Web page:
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Impedance Of Coil

  1. Nov 1, 2007 #1

    I have tested impedance of transformer coil and I found out that if I would like to have smaller input impedance then I have to reduce the diameter of magnetic wire.

    I understand that If i reduce the cross setion of the wire then I will reduce the DC resistance.

    I dont understand why impedance increase.

    Thanks for any help in advance.

  2. jcsd
  3. Nov 1, 2007 #2


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    If you want to decrease the resistance of your wire, just use a larger diameter wire. The dc resistance of the wire will vary inversely with the cross sectional area of the wire. You should not confuse yourself about thinking of the ac resistance of the wire. This would never be constant. It varies with frequency. At low frequencies, the wire will use its entire cross section as a transport medium for charge, At higher frequencies, a increasing magnetic field at the center will deflect charges away from the center and increase the charge density around the perimeter of the conductor. This will increase the ac resistance of the wire.

    Just use a wire gauge with a larger diameter to reduce the resistance of the coils' wire.
    Last edited: Nov 1, 2007
  4. Nov 1, 2007 #3
    The impedance of a transformer(you didn't specify which type) is a function of several things. Listed below are but a few things that affect transformer impedance.

    Size and physical arrangement of the primary and secondary conductors
    Type, size, and material chosen for core material(Core material varies widely)
    Number of windings per volt on either side of the transformer

    It goes on and on, but you get the idea.
    The main thing to remember about impedance is that anything that would change the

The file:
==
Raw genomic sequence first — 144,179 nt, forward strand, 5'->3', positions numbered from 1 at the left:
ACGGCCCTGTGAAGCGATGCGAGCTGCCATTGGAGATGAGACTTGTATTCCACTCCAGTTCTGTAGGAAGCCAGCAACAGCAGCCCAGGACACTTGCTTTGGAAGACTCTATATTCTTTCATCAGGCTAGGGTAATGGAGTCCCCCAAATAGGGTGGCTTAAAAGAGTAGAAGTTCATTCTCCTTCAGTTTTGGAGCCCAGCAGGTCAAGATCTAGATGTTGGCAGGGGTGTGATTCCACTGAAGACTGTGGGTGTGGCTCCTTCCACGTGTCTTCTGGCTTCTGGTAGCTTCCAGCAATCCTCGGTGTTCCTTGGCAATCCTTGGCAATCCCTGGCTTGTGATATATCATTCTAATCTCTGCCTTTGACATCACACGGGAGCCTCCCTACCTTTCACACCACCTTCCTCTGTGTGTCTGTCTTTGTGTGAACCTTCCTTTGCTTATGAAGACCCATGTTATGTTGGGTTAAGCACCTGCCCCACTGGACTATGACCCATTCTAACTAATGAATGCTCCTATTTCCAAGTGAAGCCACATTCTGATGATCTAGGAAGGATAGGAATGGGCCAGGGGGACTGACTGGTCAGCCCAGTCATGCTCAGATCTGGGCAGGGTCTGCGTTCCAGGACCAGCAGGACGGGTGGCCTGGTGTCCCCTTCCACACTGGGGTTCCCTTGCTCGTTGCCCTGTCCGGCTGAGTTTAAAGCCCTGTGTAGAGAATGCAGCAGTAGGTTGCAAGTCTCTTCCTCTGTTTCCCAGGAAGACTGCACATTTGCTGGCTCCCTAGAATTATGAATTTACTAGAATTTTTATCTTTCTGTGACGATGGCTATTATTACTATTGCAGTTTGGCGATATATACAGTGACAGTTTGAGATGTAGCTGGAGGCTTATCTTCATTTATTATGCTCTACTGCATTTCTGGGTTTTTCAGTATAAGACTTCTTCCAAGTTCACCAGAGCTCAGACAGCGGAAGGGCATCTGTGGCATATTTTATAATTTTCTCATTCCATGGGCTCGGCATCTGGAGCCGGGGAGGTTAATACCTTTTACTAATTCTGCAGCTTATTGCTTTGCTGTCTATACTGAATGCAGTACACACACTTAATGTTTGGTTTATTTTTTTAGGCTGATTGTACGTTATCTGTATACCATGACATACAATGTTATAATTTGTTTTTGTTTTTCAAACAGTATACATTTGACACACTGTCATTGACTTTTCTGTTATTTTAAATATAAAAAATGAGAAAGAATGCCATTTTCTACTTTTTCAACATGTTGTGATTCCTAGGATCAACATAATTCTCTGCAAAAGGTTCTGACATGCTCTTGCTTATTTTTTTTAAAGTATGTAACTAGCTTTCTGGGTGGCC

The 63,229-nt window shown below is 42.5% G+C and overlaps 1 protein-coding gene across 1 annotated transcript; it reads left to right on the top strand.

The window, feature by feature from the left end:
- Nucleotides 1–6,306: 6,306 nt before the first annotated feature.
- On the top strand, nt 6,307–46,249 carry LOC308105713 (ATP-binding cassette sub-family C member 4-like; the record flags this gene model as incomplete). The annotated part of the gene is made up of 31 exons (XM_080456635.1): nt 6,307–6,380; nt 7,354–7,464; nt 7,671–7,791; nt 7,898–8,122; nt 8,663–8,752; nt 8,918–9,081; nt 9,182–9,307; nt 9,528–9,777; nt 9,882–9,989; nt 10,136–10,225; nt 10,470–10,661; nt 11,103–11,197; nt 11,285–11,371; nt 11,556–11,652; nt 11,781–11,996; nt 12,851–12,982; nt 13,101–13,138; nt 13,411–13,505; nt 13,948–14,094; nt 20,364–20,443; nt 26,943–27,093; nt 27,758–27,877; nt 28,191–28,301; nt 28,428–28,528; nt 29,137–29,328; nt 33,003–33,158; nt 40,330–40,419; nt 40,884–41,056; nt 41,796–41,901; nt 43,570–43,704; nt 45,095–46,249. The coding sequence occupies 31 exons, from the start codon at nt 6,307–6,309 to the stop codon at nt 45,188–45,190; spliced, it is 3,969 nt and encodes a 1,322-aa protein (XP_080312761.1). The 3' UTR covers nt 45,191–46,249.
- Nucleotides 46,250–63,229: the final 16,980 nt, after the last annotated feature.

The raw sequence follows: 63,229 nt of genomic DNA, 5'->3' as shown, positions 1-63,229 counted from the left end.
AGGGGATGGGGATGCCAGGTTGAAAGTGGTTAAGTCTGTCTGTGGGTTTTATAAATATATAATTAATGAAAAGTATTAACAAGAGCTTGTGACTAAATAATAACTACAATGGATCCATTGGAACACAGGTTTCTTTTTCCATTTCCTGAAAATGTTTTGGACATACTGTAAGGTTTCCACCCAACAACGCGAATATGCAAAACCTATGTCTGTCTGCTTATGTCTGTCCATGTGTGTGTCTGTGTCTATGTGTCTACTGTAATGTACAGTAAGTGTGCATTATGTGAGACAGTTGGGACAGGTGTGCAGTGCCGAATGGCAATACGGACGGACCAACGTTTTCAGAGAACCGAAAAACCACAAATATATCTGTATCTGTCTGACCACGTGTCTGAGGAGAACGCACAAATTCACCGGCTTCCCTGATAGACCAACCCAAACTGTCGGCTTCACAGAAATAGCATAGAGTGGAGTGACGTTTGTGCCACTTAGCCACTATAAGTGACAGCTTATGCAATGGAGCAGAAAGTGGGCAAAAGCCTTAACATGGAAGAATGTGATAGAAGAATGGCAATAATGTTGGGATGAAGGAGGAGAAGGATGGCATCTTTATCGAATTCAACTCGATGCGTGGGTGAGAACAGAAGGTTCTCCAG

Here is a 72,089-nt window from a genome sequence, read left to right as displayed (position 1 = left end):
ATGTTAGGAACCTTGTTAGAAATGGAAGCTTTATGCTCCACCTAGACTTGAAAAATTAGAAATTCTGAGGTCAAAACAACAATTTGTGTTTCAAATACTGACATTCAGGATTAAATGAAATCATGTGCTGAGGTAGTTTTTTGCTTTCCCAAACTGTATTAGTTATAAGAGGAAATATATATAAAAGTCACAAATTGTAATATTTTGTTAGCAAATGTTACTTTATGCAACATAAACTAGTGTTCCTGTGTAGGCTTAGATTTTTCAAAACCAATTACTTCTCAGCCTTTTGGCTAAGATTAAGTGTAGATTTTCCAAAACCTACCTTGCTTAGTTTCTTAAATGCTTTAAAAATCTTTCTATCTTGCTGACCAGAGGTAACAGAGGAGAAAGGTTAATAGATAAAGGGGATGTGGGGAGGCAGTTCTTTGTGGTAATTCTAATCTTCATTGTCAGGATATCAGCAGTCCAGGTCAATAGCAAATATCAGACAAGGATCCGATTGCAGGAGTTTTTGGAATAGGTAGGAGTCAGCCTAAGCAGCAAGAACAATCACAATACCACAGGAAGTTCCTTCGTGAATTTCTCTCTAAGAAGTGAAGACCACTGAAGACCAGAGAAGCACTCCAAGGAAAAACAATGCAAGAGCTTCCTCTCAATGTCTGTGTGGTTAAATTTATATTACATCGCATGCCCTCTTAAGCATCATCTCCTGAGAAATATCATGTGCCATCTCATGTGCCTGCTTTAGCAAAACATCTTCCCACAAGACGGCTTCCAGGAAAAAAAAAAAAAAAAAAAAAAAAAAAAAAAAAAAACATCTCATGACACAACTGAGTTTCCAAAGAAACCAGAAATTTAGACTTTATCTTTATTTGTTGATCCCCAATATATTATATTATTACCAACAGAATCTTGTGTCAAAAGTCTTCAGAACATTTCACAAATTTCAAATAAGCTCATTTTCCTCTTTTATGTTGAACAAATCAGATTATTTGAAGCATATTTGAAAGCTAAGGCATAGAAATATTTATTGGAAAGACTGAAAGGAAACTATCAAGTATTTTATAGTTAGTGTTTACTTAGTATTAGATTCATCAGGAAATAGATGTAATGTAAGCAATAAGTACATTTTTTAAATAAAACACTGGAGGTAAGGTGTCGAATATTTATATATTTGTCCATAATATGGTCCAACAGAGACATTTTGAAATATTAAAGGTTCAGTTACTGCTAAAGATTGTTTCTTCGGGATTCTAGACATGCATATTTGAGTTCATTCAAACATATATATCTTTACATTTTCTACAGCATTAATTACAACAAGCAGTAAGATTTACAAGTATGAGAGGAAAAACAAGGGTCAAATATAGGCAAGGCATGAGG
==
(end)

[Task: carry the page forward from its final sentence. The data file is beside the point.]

inductance value of a coil (or coils) will change the reactance and hence the impedance.
    Hope this helps.
  5. Nov 2, 2007 #4
    Thanks ranger,


    I am doing a project call Rotational variable difrential tranducer.

    I am using 38 HML magnetic wire and have a problem to fit them in to the stator.

    I reduce to 40 HML for both Pri and secondaries. it fit ok but impedance goes down.
    Il likes Ranger mention AC impedance should be propotional to cross setion and is oposite to DC resistance.

    Assume fix frequency( for my case 3500Hz) fix material for wire, stator, rotor. Would you know any theory or fomular to back up that reducing cross setion will decrese impedance?

    Thanks for your help,
  6. Nov 3, 2007 #5

    i would like to share some ideas.

    i agree with ranger. increasing the cross-sectional area of the WIRE will decrease the DC resistance of the coil.

    R = ρ*L/A
    ρ = resistivity of the material used for the wire
    L = length of the wire
    A = cross-sectional area of the wire

    and then the inductance of the coil will decrease when the cross-sectional area of the COIL is decreased or if the number of turns is decreased. this is in virtue of the equation

    L = μ(N^2)A/s
    A = cross-sectional area
    s = length of the coil
    N = number of turns
    μ = permeability of free space

    because the magnetic field would not be uniform if N is decreased, it is safer if you make the cross-sectional area of the COIL smaller. @tonytuong: maybe this may help for your problem.

    the inductance will affect the AC resistance <the impedance> because the impedance of the ideal transformer <ignoring DC resistance of the wire> is jωL. this is the case for LONE COILS.

    j = sqrt(-1)
    ω= angular freq
    L = inductance

    we got this in class. the proving part for here is too long :(

    the internal resistance of the wires used in the inductor can be modeled as a small resistance in series with an ideal inductor

    about transformers:

    actually the input impedance reflected at the primary is dependent on the LOAD connected to the secondary side.

    using the equation (1) V2 = (n2/n1)*V1
    V2 = voltage in secondary || n2 = turns at the secondary side
    V1 = voltage in primary || n1 = turns at the primary

    equation (2) I2 = (n1/n2)*I1
    I2 = current through the secondary || n2 = turns at the secondary side
    I1 = current through the primary || n1 = turns at the primary side

    equation (2) should be agreeing with (1) because POWER IN = POWER OUT.
    try to multiply these two equations to get V1*I1 = V2*I2!

    and then try to DIVIDE equation (1) with (2) and you shall get:
    V2/I2 = (n2/n1)^2*V1/I1 ===========> V1/I1 = (n1/n2)^2*V2/I2
    V1/I1 = impedance when viewed from the primary side (Z1)
    V2/I2 = impedance when viewed from the secondary side (Z2)

    so from the above equations we can conclude that the input impedance of the TRANSFORMER when VIEWING FROM THE PRIMARY SIDE is DEPENDENT on the impedance on the secondary side, which is (n1/n2)^2*Z2!